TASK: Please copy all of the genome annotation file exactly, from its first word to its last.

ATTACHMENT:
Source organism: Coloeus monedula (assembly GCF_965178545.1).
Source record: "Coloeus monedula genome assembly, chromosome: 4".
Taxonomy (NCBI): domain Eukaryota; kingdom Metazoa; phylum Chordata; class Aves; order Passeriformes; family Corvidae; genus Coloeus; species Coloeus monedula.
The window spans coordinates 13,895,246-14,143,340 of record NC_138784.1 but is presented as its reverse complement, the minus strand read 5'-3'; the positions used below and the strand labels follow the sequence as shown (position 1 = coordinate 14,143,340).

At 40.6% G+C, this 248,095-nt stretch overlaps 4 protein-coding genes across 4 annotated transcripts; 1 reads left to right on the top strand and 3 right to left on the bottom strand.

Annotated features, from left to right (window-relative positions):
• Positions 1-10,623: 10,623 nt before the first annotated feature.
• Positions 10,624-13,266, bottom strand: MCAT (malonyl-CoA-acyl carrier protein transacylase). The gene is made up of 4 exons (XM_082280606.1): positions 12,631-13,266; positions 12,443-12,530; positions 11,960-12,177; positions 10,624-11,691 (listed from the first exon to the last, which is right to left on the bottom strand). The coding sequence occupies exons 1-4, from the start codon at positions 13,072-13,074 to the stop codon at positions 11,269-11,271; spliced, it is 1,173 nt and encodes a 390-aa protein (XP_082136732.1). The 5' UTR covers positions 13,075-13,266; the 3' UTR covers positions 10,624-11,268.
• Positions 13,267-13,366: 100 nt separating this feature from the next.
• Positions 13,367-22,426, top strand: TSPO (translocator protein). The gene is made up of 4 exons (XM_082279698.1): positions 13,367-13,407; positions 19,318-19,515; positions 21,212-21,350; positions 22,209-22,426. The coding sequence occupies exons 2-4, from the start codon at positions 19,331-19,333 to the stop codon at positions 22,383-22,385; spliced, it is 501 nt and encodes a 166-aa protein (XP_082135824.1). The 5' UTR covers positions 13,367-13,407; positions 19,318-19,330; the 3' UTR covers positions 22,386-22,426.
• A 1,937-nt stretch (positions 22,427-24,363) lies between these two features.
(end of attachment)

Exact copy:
Source organism: Coloeus monedula (assembly GCF_965178545.1).
Source record: "Coloeus monedula genome assembly, chromosome: 4".
Taxonomy (NCBI): domain Eukaryota; kingdom Metazoa; phylum Chordata; class Aves; order Passeriformes; family Corvidae; genus Coloeus; species Coloeus monedula.
The window spans coordinates 13,895,246-14,143,340 of record NC_138784.1 but is presented as its reverse complement, the minus strand read 5'-3'; the positions used below and the strand labels follow the sequence as shown (position 1 = coordinate 14,143,340).

At 40.6% G+C, this 248,095-nt stretch overlaps 4 protein-coding genes across 4 annotated transcripts; 1 reads left to right on the top strand and 3 right to left on the bottom strand.

Annotated features, from left to right (window-relative positions):
• Positions 1-10,623: 10,623 nt before the first annotated feature.
• Positions 10,624-13,266, bottom strand: MCAT (malonyl-CoA-acyl carrier protein transacylase). The gene is made up of 4 exons (XM_082280606.1): positions 12,631-13,266; positions 12,443-12,530; positions 11,960-12,177; positions 10,624-11,691 (listed from the first exon to the last, which is right to left on the bottom strand). The coding sequence occupies exons 1-4, from the start codon at positions 13,072-13,074 to the stop codon at positions 11,269-11,271; spliced, it is 1,173 nt and encodes a 390-aa protein (XP_082136732.1). The 5' UTR covers positions 13,075-13,266; the 3' UTR covers positions 10,624-11,268.
• Positions 13,267-13,366: 100 nt separating this feature from the next.
• Positions 13,367-22,426, top strand: TSPO (translocator protein). The gene is made up of 4 exons (XM_082279698.1): positions 13,367-13,407; positions 19,318-19,515; positions 21,212-21,350; positions 22,209-22,426. The coding sequence occupies exons 2-4, from the start codon at positions 19,331-19,333 to the stop codon at positions 22,383-22,385; spliced, it is 501 nt and encodes a 166-aa protein (XP_082135824.1). The 5' UTR covers positions 13,367-13,407; positions 19,318-19,330; the 3' UTR covers positions 22,386-22,426.
• A 1,937-nt stretch (positions 22,427-24,363) lies between these two features.